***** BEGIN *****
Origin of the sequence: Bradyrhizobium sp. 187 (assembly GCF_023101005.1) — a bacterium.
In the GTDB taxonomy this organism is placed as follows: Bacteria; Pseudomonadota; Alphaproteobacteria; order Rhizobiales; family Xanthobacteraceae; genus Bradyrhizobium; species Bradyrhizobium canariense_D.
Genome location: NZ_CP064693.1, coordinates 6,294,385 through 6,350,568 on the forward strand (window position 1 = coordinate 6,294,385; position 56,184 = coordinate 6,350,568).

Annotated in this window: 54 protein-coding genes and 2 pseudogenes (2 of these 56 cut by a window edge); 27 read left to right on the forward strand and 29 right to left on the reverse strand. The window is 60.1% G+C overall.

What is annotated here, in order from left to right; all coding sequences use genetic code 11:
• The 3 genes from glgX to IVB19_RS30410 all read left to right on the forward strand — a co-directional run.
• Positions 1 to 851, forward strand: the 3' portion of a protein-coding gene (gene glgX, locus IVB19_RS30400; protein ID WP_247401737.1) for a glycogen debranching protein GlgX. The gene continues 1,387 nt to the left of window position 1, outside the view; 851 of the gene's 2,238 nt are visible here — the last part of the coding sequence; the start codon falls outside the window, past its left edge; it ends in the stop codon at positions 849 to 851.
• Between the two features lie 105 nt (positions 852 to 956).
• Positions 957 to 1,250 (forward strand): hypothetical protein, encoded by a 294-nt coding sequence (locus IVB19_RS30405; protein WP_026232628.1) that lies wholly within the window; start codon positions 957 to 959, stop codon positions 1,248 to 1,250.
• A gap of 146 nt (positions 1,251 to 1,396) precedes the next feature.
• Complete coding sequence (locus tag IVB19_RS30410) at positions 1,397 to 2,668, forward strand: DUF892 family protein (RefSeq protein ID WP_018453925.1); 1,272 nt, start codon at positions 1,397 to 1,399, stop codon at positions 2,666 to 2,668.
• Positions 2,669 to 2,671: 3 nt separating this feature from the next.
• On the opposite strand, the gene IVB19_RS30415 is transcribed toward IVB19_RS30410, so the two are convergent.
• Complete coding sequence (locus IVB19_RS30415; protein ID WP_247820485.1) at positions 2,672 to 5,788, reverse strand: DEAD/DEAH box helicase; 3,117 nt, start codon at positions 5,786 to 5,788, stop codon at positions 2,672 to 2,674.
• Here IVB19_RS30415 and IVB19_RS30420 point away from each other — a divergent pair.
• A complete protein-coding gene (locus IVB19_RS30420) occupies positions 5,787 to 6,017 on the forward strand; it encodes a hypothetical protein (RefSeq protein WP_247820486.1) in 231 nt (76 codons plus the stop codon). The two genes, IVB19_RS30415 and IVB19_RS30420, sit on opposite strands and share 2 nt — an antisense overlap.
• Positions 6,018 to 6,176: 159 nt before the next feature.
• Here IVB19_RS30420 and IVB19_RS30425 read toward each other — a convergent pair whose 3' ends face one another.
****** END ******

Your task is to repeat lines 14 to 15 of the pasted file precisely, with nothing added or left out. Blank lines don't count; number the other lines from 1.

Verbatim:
• Complete coding sequence (locus IVB19_RS30415; protein ID WP_247820485.1) at positions 2,672 to 5,788, reverse strand: DEAD/DEAH box helicase; 3,117 nt, start codon at positions 5,786 to 5,788, stop codon at positions 2,672 to 2,674.
• Here IVB19_RS30415 and IVB19_RS30420 point away from each other — a divergent pair.